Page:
The setbacks that our societies have suffered over the past two years have had a heavy impact on the lives of our fellow citizens, despite all the support measures deployed by public authorities.
The Covid crisis, the war in Ukraine, which beyond the atrocities is generating an energy crisis and, consequently inflation and erosion of purchasing power, has not for the time being impacted the generosity of the French that resisted and even showed a slight growth. However, the latest survey by the Fondation des Apprentis d’Auteuil and the latest barometer by France Générosité alert us to a number of concerns:
- Sharp decline in the number of new donors”The year 2021 marks the continuation of the slowdown that began in 2011. In 10 years, there has been a 9% drop in new donors “1
- Drop in the average donation of the largest donors, who generally compensate for the drop in the lowest income.”(274€) down by 31% compared to 2020 (385€) “2
These concerns are legitimate, as this succession of crises has not yet had the expected calamitous effects: hyperinflation, deterioration in purchasing power and a stock market crash. The consequences are particularly noticeable for pensioners, the traditional major donors.
Clouds are gathering over all economic actors: companies, households, and particularly associations and foundations, which are seeing an increase in the price of paper and stamps. Considering that mail still accounts for two thirds of the economic model for donations to charitable causes, it becomes clear how the impact of these increases can degrade this model and how collection costs can explode. This increase in collection costs long predates the recent crises mentioned above.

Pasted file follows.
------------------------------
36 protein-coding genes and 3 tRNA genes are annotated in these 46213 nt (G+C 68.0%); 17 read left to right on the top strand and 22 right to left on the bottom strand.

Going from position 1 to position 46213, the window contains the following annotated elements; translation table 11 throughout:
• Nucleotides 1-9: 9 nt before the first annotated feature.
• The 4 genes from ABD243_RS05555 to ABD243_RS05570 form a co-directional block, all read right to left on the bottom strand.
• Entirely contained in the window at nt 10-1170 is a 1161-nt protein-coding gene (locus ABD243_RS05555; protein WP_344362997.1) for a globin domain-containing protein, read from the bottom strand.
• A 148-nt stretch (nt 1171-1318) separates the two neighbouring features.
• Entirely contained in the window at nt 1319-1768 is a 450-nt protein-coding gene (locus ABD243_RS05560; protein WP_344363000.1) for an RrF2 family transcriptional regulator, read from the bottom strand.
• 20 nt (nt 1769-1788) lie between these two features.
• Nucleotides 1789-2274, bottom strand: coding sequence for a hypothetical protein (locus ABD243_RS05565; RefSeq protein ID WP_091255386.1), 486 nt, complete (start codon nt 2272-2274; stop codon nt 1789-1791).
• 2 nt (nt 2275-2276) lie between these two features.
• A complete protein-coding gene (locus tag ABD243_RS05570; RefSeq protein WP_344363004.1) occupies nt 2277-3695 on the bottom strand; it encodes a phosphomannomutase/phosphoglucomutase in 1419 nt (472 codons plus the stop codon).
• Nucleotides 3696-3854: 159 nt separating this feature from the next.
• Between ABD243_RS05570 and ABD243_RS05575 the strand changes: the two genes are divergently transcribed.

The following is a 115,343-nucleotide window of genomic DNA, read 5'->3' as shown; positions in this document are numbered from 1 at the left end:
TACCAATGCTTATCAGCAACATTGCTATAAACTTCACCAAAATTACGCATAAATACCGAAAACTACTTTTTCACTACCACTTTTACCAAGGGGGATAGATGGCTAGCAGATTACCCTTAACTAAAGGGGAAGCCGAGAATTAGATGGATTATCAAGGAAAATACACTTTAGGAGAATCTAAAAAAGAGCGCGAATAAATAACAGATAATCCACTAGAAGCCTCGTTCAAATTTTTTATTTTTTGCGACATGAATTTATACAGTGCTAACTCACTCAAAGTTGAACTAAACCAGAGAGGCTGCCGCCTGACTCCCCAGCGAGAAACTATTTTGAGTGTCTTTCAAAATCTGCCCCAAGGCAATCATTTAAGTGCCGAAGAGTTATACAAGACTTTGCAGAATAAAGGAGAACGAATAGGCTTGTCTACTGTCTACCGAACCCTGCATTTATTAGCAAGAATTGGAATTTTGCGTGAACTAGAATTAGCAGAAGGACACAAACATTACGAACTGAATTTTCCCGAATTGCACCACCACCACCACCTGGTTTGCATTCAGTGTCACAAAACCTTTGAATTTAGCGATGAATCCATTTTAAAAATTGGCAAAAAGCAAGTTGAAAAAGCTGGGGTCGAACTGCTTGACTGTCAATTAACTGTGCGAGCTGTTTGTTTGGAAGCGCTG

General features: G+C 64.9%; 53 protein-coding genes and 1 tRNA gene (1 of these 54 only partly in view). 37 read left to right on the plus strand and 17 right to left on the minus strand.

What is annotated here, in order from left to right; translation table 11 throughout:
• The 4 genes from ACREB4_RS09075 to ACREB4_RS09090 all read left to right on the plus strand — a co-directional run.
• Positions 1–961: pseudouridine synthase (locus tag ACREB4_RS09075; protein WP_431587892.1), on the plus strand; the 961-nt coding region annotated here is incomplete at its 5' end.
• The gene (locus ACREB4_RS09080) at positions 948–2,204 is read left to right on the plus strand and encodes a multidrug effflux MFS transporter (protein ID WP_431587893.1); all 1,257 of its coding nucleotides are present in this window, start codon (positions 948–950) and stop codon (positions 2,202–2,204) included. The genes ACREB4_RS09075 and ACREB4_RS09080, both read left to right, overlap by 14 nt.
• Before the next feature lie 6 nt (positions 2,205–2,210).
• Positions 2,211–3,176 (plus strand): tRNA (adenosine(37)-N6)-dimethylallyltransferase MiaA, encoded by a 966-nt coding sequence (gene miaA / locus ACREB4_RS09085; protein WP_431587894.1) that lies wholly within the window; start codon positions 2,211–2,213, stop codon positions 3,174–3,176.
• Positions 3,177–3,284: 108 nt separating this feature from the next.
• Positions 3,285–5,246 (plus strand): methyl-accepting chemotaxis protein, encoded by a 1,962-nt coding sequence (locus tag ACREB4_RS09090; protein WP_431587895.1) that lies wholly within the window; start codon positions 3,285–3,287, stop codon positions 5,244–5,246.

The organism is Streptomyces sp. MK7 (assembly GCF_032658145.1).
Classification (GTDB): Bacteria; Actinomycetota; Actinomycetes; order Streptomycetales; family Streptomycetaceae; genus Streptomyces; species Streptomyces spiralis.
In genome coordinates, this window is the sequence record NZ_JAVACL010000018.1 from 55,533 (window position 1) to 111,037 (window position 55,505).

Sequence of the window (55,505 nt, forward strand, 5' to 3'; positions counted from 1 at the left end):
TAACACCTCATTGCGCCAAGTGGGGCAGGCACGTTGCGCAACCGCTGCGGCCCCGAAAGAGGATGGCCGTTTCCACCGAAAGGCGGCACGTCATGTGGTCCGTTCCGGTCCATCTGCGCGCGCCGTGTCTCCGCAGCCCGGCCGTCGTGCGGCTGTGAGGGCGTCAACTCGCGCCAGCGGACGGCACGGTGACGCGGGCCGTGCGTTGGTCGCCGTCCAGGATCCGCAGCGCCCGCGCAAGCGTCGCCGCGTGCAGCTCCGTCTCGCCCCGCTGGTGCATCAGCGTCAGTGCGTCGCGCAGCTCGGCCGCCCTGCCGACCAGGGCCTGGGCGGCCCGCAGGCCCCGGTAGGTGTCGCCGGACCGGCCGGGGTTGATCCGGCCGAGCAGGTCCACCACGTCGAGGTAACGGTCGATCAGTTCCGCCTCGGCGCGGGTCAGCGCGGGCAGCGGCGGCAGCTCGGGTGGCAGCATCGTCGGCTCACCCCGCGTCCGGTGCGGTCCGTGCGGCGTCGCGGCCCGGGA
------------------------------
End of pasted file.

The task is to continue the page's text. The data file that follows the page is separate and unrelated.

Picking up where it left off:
The steady growth in French people’s generosity is partly due to ever more intense efforts to: win over new donors, replace those who defect or die, win over and/or transform one-off donors into regular donors.
This increase in spending is partly eating into the growth in gross collections, which is the main indicator measured. It is likely that the trend in net collections from public generosity over the past 10 years has been flat. This situation is masked by the share of resources coming from institutional funds and legacies. But this situation cannot continue without affecting the management equilibrium of these organisations, which weigh the aid provided to beneficiaries against the costs of communication, fundraising and structure.
While the elasticity of the population’s generosity seems quite resilient, a few indicators need to be monitored very carefully and in particular the attrition of the hard-won direct debits by these organisations.
«In 2021, 40% of donations received by associations and foundations are made by direct debit (compared to 34% in 2012)”3.
This changeover of payment methods represents a real step forward in the resource structure of these major causes. This model ensures them: regularity, loyalty and stability of their cash flow. If donors were to arbitrate or put an end to these deductions, this would have a serious and lasting impact on their finances, as their strategic choices and budgetary balances are based on this method of payment. The other concern relates to middle and large donors, who have contributed to the dynamics of French generosity since 2003 (see the law of August 2003, known as the Aillagon law).